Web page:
Also, NDPHC has deployed 200 units of the SHS (Solar Homes Systems) as pilot programme at Wuna community in Gwagwalada Area Council of the Federal Capital Territory (FCT), Abuja.
In addition to the SHS unit, NDPHC’s solar project is also directed at auditing and re-activating 1,073 solar powered boreholes. Two of these boreholes are in the Wuna community and are the first to be repaired and have provided access to clean water for the community.
Aside from this solar project, NDPHC has installed 150 MVA transformers at Asaba 330/132 KV transmission Sub-station. This transformer was initially installed and energised in February 2015. It failed in circuit in May 2016 and several investigations and tests were carried out to rectify the fault.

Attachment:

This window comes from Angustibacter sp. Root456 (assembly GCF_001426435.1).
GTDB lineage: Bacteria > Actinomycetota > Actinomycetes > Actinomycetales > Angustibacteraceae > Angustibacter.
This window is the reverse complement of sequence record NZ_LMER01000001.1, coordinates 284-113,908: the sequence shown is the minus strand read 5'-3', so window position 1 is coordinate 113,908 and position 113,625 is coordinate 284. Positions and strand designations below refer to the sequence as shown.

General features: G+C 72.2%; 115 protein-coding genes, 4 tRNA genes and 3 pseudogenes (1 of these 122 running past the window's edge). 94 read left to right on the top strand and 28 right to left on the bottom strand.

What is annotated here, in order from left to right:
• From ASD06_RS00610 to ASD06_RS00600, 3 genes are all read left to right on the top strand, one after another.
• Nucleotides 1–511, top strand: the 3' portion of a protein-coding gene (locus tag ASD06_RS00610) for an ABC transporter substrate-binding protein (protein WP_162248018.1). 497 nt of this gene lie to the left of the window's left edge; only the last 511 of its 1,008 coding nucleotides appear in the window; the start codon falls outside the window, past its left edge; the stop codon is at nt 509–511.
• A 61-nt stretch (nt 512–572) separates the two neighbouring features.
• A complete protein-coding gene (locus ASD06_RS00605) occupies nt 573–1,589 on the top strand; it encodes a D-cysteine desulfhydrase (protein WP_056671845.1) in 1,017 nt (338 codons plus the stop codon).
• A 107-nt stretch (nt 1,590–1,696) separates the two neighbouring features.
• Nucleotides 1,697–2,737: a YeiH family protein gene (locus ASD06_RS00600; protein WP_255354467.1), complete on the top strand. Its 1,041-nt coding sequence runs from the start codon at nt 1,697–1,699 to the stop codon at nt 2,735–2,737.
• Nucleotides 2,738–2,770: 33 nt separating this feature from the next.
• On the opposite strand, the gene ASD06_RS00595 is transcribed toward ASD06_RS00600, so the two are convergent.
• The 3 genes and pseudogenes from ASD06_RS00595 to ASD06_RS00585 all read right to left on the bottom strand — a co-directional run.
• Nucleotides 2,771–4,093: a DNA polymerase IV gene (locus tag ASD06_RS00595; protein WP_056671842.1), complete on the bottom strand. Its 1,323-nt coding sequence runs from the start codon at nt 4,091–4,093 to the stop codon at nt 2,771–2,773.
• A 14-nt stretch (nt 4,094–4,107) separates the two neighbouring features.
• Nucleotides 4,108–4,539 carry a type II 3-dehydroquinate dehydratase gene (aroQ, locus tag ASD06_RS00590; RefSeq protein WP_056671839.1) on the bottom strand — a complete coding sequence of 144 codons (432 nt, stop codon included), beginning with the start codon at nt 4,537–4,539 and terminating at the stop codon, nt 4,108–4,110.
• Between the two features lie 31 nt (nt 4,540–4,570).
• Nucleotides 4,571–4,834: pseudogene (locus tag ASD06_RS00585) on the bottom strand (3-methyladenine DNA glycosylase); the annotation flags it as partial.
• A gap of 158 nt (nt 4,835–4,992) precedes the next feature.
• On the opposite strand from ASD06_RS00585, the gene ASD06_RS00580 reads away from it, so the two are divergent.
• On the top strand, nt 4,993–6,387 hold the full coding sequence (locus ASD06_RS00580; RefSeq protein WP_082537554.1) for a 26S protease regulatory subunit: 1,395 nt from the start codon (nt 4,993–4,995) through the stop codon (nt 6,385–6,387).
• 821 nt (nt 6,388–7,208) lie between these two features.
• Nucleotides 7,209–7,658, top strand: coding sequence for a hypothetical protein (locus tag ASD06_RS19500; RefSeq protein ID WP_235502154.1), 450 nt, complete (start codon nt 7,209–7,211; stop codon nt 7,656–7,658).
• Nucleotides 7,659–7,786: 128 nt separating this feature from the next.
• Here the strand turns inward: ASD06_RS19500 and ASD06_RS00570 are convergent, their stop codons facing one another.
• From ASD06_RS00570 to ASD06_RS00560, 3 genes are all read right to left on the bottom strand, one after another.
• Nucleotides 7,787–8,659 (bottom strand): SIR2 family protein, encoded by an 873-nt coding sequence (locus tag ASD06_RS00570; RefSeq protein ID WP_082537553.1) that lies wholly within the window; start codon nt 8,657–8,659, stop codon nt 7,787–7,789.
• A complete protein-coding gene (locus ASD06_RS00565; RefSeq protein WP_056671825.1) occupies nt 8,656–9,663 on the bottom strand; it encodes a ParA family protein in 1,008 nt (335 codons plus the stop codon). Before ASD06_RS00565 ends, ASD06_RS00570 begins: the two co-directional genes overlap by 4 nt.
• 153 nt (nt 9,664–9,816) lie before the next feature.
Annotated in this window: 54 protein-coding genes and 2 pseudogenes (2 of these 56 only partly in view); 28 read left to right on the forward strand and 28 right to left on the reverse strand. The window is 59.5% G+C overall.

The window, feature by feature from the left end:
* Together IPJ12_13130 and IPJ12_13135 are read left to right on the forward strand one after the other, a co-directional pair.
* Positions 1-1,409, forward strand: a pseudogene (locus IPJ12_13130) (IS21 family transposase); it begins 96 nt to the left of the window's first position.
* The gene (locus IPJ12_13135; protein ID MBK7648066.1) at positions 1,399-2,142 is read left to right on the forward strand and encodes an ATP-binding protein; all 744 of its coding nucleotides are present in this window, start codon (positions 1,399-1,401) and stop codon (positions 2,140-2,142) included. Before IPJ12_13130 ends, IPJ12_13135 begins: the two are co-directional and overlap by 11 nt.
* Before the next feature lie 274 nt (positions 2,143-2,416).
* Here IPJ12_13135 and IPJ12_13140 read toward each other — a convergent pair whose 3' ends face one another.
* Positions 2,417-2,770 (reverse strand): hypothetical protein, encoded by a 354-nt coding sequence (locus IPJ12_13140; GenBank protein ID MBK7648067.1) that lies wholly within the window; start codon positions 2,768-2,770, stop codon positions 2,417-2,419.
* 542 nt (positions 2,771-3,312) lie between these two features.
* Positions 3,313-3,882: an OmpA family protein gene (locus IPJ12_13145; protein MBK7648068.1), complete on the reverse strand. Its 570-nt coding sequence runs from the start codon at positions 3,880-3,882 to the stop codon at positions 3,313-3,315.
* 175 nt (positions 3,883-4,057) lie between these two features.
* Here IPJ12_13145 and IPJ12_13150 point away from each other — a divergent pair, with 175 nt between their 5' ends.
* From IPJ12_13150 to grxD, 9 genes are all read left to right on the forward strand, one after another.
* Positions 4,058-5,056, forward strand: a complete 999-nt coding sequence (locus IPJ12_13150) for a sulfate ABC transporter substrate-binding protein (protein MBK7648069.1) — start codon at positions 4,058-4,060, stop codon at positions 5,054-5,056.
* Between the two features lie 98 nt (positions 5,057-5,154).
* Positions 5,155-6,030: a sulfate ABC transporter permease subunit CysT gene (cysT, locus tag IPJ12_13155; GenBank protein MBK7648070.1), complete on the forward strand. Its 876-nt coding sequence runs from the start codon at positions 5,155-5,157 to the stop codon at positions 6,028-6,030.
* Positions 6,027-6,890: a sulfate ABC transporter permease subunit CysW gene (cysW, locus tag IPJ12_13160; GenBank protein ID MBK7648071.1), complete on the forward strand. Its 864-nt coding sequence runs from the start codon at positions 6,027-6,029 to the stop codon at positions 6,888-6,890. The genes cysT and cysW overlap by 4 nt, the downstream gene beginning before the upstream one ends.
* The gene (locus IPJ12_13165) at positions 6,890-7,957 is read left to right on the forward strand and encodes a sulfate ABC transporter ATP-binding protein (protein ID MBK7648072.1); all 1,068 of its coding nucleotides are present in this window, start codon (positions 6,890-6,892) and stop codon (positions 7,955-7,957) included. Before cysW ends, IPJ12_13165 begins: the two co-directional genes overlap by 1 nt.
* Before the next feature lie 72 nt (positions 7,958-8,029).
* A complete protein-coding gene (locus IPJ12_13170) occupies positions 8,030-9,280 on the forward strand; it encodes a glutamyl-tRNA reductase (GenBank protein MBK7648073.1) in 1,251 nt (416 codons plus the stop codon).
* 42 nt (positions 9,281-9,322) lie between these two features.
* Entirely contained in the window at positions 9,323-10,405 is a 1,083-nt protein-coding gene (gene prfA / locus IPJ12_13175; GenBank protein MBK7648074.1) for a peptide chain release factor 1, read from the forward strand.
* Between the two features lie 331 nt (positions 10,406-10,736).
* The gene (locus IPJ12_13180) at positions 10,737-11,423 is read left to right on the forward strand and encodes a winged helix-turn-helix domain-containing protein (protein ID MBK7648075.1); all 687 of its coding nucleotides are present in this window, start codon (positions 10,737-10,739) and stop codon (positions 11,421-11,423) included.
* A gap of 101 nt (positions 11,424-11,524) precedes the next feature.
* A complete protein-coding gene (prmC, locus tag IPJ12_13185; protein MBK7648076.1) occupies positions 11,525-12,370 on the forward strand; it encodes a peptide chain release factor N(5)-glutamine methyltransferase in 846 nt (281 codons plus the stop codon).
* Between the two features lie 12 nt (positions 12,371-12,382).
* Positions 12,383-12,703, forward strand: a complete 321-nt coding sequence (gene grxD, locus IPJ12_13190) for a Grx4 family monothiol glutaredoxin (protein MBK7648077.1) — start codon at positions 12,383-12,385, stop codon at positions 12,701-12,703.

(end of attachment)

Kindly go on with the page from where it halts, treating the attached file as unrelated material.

This transformer was eventually re-energised and put in the grid on Thursday 23rd March, 2017 after it was certified by the technical team of NDPHC, Engineering & Procurement consultants (EPC) contractors and the Project Consultants (PC).This development at the Asaba transmission Sub-station will enhance power supply to Asaba and its environs including the overloaded Transmission Company of Nigeria (TCN) transformer at Onitsha which currently services the entire Asaba and its environs.

The NIPP challenge

The National Integrated Power Project (NIPP) is the largest single intervention in power infrastructure in Africa and the implementation has not been without challenges which include: community restiveness, security situation in the Niger Delta region. Such challenges are not unexpected in the process of executing multi-billion dollar projects in emerging economies like Nigeria.With a firm belief in dialogue, the current administration in NDPHC under Mr. Chiedu Ugboh, a Managing Director/Chief Executive, has engaged stakeholders at all levels in resolving some community issues to advance projects delivery and power to Nigerians.